“Game within the game” is an expression that comes from sports. Athletes are committed to improving as they play. This is different from practice. This is about choosing to focus on one aspect of their performance as they play their games.
You have probably seen the same principle with your kids in soccer. In each game, you or their coach gives them something to work on during the game:
Getting back faster on defense
Passing the ball quicker after receiving it
Maintaining the proper distance from team mates
Major league baseball pitchers are always working on something because in addition to winning the game, they want to improve throughout the season. So, they work on
Being faster to the plate to reduce stealing by baserunners
Throwing more first-pitch strikes to get ahead in the count
Changing the mix of pitches they use so they keep hitters off balance
When Amy was small, I received feedback from other family members that they thought Amy was scared of me. I was surprised and taken aback at first. Upon reflection, though, I could see what they were seeing. Amy was cautious and unsure whenever she spoke with me. So I identified three separate behaviors I could incorporate to help her gain confidence in our interactions:
I built in three hours each week to do whatever she wanted to do.
When she came to me, I set aside whatever I was doing and gave her my full attention.
I never criticized anything she was doing—especially mistakes.
I kept this list in front of me and worked on it and worked on it. Eventually she returned to being carefree and expressive around me.
Choosing something to work on is key to improving performance. Working on it intentionally for two weeks will make it natural, intuitive, and available to you every day.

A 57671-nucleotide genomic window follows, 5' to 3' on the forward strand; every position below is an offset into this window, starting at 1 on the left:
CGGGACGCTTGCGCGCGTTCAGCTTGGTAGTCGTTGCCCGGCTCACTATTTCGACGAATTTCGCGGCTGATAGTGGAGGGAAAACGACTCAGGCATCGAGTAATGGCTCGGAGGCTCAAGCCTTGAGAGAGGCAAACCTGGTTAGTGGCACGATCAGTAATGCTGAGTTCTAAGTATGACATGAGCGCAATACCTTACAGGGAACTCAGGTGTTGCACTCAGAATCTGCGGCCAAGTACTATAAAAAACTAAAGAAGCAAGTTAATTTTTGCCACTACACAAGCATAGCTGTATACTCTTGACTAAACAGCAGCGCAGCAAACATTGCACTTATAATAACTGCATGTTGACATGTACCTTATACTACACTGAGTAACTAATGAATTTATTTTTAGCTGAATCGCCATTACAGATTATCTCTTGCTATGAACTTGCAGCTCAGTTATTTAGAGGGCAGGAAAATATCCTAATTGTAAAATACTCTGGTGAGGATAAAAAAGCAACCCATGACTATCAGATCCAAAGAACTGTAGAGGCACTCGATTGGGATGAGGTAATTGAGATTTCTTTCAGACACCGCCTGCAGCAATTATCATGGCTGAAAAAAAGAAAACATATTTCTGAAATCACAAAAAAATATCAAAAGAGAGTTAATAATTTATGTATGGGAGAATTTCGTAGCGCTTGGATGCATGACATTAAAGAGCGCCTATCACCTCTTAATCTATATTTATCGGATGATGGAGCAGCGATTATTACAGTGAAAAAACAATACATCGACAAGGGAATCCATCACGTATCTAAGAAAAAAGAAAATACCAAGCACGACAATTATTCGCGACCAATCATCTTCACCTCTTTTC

Here’s my question: What is your game within the game at home? Our families are far more important than sports, yet it’s not often that we think about getting better. Amazing if you think about it, isn’t it?
Here are my top candidates for your game within the game at home:
Responding thoughtfully each time a family member asks a question
Setting aside technology for periods of time and being fully present
Offering to help with chores that other family members usually do
Making and accepting more invitations to do things that other family members like doing
Taking blame out of the conversation
Being willing to share more about your day
Everywhere in life, our sense of well-being is centered on learning and getting better. And getting better takes deliberate practice. It requires picking something to focus on and then working on that behavior until it becomes instinctive.
Normally, the practice is done separately from the activity. The truth is, in the world of parenting, we’re not generally given much time to practice. We’re just expected to go out there and parent every day.
This is where the idea of “game within the game” enters. One of the things we can all do is find practice in the activity itself.
There are four steps:
Deciding what you’re going to focus on.
In the midst of the activity, you occasionally step outside of yourself and say, “Alright, how is it going? Am I doing what I intended to do? What am I learning? What is happening?” Just look at it as if you were outside of the situation.
Then—really important—afterward, take time to reflect back. “I intended to do this. Now, how did I do?”
Then use that knowledge to decide what to be intentional about next.
Focus on improving your weaknesses as a parent because that is what will make you great.